Breaking Down Taxes by the Numbers
The vast majority of government spending is unconstitutional wealth redistribution.
Tax Day — or as we in our humble shop have long dubbed it, Income Redistribution Day — is upon us. In recognition of this dubious date, here’s a brief look at where the federal government spends well in excess of the $3 trillion in taxes it is expected to collect this year. Some 52% of the federal budget will be spent on the government’s four largest wealth-redistribution programs, better known as Medicare, Medicaid, ObamaCare, and Social Security. Another 16% will be spent on income-security programs, which include veterans’ benefits, food- and housing-assistance programs, retirement for federal employees, and disability programs. (An important note: There’s a huge distinction between money provided for veterans, or even citizens who’ve involuntarily contributed to what they’ve been told is a retirement system, and money given to people who choose not to work.) Combined, that’s more than is spent on national defense. Speaking of defense spending, one of the few federal expenditures actually enumerated in the Constitution will consume just 15% of the budget. Another 8% of the budget will go to pay the interest on the ever-growing $22 trillion national debt.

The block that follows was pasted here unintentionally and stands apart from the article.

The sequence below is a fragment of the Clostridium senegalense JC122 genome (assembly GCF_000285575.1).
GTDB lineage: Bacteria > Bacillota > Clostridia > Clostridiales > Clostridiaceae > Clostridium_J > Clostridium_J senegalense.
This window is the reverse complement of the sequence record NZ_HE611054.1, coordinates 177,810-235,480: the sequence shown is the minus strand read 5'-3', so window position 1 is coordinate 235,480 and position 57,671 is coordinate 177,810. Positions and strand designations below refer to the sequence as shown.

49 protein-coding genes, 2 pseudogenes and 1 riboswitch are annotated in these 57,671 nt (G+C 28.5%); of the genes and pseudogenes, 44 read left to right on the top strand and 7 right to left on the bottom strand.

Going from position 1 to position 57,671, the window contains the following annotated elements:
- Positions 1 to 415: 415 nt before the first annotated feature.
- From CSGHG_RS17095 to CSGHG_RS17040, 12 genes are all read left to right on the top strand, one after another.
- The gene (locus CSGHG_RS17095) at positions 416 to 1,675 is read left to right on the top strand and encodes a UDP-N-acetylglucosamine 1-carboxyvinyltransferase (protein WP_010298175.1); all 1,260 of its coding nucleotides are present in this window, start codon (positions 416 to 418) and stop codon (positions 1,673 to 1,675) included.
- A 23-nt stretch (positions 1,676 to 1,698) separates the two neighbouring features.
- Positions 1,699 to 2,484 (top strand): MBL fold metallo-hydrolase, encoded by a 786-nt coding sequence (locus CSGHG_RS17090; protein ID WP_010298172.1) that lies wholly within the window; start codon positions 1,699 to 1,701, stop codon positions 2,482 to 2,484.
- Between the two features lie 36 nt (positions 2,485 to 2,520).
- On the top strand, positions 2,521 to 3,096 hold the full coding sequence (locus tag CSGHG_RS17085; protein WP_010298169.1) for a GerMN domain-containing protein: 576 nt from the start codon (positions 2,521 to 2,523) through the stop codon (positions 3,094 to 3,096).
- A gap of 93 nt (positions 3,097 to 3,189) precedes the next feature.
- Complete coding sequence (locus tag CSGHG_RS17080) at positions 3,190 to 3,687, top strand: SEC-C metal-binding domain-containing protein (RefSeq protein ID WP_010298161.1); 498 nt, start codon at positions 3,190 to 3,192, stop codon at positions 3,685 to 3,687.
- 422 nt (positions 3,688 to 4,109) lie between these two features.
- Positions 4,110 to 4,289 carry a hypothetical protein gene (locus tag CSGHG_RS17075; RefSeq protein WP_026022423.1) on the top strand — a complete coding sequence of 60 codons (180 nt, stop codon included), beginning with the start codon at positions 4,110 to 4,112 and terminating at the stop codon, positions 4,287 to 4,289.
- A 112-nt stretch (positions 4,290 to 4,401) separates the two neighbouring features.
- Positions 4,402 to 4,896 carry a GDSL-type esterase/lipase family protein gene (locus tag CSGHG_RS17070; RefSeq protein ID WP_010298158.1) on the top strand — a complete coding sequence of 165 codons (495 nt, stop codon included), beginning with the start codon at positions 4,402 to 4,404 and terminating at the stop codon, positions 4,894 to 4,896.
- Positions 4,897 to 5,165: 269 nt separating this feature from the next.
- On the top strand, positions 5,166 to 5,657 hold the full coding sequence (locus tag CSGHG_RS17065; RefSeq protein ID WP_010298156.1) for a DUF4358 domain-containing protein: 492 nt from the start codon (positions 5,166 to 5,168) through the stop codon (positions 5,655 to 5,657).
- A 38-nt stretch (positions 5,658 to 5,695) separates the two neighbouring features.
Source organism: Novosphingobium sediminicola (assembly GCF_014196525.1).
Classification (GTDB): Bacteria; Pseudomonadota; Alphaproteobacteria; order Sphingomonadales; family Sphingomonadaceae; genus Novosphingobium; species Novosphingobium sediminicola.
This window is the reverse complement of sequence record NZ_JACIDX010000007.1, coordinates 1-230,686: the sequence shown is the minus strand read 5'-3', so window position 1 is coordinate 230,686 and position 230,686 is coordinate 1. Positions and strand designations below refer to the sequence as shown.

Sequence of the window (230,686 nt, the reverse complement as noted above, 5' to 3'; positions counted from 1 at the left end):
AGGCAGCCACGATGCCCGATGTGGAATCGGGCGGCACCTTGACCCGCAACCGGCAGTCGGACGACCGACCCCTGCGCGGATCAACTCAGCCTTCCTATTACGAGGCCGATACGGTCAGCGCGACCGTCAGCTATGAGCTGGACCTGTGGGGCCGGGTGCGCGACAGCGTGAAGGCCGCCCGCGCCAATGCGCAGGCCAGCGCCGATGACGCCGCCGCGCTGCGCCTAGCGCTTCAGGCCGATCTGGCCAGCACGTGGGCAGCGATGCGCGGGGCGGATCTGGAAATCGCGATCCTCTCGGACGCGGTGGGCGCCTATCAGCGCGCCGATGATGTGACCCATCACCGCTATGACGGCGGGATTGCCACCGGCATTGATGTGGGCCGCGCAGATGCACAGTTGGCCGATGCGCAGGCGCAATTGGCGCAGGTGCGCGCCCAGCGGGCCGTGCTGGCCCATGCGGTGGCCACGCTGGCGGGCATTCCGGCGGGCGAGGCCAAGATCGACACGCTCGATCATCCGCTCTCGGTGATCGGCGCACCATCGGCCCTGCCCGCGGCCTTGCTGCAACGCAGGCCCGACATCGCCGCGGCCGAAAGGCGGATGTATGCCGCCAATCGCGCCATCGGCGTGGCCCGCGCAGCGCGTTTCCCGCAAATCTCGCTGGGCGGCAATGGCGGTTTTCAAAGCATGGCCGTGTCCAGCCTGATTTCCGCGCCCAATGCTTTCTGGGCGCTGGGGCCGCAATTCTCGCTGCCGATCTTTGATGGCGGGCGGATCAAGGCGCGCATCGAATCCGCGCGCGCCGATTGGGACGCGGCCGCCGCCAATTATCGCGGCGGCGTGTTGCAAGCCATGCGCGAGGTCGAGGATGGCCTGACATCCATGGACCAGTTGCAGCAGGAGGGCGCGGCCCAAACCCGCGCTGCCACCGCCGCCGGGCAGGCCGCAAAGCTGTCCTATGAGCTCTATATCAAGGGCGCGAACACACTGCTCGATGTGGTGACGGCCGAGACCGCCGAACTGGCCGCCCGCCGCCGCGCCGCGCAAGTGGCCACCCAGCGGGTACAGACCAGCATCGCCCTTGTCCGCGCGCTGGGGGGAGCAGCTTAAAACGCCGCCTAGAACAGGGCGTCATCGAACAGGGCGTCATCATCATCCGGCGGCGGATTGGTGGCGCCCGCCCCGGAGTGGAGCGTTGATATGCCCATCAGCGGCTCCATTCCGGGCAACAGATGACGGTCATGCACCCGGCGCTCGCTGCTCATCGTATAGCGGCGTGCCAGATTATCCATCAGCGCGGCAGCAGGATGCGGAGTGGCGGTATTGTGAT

As for the biggest drivers of spending and debt, The Daily Signal reports, “Health entitlements — Medicare, Medicaid, Obamacare — and Social Security are the largest and fastest growing programs. Unless Congress fixes these four programs, they — and the ever-growing interest payments on the national debt — will consume every dollar of taxes paid by 2041. That leaves no money for anything else. Uncle Sam couldn’t spend a penny on defense, food assistance, highways, or education without driving the country further into debt.”
Essentially, 76% of the federal budget is spent on the government’s wealth-redistribution programs or their resulting debt. Unless spending changes fast, by 2024 the U.S. debt will swell to 93% of GDP. But this can’t be blamed on the Republicans’ pro-growth tax cuts, which will actually raise more annual revenue than the old rates. As we have long argued, the culprit is Washington’s massive spending problem.
(For a brief summary of the history of taxation in America, read Mark Alexander’s “American Liberty v. Taxation: A Short History.”)